Sara Wheeler at More Intelligent Life:
Captain Scott discovered the 34-mile Taylor Glacier on his first expedition, the one that sailed south in 1901. Named after Griffith Taylor, one of Cook’s geologists, the glacier lies at the head of an arid valley created by the advances and retreats of glaciers through the Transantarctic Mountains. These dry valleys, partially free of ice for about 4m years, are dotted with saltwater basins—you can see some of them on the map—and they form one of the most extreme deserts in the world. NASA tested robotic probes there before dispatching them on interplanetary missions. One of the engineers told me, “This is as close to Mars as we can get.”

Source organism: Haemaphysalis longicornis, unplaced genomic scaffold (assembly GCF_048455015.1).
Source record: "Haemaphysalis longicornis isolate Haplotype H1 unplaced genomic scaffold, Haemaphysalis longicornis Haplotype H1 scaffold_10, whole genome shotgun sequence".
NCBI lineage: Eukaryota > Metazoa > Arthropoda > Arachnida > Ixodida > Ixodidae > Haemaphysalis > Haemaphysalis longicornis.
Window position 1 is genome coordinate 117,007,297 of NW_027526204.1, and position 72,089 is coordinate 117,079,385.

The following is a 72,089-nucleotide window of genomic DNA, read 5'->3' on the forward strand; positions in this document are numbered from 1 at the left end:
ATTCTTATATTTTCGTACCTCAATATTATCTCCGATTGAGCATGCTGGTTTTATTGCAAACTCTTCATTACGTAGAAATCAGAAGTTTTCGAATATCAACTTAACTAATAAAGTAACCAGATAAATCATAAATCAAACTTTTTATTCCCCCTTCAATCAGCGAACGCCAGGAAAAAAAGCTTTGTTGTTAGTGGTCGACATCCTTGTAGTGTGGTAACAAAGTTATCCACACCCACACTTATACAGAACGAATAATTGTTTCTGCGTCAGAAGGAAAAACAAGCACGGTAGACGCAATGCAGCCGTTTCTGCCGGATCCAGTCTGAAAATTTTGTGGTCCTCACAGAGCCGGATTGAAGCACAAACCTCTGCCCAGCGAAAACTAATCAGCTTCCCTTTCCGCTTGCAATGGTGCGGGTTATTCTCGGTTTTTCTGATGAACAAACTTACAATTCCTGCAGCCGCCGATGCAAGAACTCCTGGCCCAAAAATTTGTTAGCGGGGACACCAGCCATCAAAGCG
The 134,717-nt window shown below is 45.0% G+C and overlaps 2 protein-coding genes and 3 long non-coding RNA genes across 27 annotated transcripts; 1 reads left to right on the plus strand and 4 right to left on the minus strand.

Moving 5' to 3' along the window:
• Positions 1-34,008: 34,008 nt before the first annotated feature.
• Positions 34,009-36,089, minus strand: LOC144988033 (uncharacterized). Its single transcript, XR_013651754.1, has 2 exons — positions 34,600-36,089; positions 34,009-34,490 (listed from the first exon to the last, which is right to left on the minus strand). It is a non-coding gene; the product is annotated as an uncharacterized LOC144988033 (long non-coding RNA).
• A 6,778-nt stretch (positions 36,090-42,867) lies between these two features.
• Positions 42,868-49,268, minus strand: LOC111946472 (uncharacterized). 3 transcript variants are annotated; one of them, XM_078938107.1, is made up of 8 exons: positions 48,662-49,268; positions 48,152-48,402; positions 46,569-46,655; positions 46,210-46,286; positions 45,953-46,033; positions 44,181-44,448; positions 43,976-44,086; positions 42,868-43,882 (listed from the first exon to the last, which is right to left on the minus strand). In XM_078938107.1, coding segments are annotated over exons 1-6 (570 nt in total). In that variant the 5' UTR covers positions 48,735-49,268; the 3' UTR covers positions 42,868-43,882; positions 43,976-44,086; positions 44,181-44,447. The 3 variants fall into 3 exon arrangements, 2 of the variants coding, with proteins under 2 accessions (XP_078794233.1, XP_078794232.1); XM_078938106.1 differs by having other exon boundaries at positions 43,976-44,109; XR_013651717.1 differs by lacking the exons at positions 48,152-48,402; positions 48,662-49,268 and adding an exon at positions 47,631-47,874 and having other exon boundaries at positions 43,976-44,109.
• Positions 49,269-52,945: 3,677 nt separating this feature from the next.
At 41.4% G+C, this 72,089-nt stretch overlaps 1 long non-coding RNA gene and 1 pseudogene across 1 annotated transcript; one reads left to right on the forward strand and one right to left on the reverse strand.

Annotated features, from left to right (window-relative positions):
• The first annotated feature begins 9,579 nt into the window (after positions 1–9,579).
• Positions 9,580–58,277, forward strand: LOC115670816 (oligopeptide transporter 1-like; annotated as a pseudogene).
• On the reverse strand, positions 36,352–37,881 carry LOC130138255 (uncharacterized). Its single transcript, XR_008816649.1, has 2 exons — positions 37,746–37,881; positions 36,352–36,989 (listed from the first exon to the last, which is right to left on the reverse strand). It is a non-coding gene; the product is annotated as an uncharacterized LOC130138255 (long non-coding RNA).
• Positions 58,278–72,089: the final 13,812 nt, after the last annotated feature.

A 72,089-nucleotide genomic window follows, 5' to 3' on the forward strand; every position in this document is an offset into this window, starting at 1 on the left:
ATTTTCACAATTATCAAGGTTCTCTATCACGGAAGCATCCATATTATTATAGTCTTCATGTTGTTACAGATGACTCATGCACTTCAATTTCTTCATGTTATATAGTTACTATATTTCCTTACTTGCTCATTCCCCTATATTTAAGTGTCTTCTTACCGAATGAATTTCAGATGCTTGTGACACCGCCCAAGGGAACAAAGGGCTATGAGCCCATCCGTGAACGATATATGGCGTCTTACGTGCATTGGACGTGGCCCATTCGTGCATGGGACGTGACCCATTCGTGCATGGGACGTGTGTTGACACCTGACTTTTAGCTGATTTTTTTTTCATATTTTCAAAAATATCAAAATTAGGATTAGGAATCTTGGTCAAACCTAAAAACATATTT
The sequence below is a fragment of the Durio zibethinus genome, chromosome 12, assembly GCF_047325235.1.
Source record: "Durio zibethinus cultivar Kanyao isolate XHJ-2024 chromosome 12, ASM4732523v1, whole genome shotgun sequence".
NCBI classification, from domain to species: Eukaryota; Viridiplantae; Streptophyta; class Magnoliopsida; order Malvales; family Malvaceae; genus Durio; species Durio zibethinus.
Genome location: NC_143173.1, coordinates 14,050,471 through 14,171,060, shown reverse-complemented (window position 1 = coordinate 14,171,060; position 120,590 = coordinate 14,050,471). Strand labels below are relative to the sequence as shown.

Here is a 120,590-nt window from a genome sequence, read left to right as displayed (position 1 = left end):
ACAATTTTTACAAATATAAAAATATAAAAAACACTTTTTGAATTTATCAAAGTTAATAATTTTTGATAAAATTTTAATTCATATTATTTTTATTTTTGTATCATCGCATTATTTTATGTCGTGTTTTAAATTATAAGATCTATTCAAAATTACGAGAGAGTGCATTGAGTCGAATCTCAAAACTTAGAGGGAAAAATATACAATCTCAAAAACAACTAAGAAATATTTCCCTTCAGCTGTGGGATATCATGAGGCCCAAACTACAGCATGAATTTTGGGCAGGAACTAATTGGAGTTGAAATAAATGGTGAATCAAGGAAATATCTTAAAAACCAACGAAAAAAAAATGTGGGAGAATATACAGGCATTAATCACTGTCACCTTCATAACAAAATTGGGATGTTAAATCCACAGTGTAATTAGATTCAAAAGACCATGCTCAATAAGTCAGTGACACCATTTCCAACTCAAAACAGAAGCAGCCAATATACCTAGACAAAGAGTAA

My crew at Lake Bonney, funded by the National Science Foundation, were melting holes in the 12-foot lid of ice that covered the lake and lowering sediment traps to the bottom. It was complex, fraught and expensive work, and their shifts often extended to 30 hours straight. Down south, it’s hard to keep an ice hole open for three months. The team waged a constant battle against the Big Freeze. Over supper (usually pasta with freeze-dried vegetable sauce), the guys—yup, all guys—talked about the organic carbon sloshing around at the bottom of the lake and the ribboned crystals trapped in the ice cover, and asked each other questions about the microbial life going about its business in the soupy, nitrate-rich water.